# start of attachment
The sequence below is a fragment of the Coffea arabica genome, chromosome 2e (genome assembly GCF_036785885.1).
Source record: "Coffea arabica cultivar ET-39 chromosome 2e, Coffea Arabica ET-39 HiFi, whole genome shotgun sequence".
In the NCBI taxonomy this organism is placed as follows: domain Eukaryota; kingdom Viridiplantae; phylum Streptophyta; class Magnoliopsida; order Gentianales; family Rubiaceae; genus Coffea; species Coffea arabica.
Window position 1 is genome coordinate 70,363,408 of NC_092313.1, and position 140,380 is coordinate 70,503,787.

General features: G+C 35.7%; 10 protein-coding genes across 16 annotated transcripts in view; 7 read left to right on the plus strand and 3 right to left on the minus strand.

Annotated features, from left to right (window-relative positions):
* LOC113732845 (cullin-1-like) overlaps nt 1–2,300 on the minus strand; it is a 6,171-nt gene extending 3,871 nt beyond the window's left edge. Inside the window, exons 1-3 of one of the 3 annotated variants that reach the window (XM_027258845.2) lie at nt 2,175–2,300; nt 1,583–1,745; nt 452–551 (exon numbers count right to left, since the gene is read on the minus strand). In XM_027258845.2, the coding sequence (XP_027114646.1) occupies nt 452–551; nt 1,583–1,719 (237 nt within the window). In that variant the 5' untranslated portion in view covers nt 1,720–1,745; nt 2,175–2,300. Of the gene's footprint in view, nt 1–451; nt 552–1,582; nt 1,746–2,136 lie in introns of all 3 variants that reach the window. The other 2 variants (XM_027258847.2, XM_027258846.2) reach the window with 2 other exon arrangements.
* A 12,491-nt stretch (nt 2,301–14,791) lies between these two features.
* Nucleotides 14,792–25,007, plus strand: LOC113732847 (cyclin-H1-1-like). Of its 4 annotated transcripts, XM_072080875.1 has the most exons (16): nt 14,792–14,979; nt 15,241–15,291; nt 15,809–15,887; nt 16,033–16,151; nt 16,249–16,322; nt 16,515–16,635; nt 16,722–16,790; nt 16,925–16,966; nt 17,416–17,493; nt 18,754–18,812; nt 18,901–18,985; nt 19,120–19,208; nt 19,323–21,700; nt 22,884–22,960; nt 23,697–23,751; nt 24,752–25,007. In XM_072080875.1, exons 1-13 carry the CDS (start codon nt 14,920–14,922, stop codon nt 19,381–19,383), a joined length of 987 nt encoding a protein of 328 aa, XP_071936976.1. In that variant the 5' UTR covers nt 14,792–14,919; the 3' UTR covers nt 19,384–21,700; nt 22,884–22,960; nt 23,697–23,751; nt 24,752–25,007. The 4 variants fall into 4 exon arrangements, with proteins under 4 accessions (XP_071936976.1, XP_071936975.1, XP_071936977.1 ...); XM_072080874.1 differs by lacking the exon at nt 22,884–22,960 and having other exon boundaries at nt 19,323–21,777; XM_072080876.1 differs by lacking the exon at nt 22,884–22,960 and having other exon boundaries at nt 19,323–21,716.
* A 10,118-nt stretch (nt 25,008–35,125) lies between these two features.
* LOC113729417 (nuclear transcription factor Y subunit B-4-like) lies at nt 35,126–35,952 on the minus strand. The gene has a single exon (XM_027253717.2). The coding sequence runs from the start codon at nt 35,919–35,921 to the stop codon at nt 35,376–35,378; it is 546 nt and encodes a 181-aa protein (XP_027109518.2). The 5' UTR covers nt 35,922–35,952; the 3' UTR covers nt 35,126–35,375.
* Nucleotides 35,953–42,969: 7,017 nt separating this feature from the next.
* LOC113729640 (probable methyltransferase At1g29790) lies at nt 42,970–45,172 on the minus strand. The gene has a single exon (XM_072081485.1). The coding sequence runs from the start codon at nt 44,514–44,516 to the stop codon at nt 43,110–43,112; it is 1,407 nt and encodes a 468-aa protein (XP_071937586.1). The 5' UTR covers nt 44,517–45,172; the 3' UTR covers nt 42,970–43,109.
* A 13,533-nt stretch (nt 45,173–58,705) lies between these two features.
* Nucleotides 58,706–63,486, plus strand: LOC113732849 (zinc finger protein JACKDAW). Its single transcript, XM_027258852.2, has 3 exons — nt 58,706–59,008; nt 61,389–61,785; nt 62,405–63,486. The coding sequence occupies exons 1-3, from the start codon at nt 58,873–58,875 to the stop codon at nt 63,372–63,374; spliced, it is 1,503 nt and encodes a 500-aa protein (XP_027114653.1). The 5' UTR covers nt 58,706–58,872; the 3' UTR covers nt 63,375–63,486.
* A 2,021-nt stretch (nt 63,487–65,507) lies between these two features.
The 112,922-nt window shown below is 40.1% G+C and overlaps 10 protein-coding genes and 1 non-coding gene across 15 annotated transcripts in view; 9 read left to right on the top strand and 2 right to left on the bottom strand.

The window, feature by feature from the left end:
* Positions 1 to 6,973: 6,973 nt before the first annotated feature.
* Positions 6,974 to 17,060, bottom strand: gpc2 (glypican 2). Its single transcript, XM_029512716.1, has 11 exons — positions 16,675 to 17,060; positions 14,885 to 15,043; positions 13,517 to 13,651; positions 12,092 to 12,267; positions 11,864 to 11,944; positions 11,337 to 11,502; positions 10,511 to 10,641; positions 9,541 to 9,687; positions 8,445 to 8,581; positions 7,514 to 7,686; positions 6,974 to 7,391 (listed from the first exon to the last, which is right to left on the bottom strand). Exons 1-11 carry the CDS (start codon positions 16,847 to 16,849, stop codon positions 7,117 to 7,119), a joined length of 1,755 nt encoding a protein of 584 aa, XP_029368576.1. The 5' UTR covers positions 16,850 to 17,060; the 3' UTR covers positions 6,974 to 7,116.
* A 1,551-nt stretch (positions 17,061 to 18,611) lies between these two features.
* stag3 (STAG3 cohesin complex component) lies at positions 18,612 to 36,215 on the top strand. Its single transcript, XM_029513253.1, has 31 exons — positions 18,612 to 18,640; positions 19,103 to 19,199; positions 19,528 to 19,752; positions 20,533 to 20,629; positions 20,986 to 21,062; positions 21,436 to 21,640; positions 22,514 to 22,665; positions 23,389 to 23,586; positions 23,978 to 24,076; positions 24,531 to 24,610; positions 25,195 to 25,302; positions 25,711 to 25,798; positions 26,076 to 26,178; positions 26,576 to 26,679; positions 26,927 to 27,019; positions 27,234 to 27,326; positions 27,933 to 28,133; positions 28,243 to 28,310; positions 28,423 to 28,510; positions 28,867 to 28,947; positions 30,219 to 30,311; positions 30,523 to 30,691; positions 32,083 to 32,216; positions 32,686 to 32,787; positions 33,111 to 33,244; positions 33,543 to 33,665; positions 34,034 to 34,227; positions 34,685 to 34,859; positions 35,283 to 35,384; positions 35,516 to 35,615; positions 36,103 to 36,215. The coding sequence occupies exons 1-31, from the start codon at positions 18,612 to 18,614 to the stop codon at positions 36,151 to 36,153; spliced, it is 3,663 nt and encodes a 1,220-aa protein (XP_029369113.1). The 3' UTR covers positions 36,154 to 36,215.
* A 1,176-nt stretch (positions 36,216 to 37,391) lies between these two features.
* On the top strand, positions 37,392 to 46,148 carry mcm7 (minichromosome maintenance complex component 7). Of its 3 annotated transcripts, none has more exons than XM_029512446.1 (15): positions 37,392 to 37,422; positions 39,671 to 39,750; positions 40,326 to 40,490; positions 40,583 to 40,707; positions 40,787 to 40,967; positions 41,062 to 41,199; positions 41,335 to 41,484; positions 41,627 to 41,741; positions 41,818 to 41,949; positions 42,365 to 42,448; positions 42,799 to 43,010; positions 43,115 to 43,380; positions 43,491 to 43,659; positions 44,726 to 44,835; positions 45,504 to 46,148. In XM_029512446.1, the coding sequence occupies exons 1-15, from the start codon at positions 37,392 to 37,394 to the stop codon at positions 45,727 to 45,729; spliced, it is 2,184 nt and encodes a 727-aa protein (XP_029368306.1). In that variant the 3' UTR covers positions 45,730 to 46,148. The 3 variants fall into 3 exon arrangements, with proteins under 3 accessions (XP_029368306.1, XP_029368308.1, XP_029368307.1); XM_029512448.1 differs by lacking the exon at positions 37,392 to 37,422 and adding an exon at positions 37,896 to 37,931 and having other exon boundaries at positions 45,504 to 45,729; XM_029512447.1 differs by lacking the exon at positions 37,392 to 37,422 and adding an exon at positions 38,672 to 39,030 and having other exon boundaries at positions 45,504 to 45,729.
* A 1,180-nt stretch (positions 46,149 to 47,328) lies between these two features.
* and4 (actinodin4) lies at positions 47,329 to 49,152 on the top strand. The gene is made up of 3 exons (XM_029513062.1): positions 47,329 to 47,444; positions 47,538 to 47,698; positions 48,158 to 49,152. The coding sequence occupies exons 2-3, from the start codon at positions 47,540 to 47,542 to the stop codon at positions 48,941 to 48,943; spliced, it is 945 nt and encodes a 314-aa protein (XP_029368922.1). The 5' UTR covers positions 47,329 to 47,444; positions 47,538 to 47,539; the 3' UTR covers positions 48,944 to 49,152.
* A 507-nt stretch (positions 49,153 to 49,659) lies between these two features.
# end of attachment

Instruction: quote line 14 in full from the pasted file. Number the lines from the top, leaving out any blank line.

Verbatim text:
* A 13,533-nt stretch (nt 45,173–58,705) lies between these two features.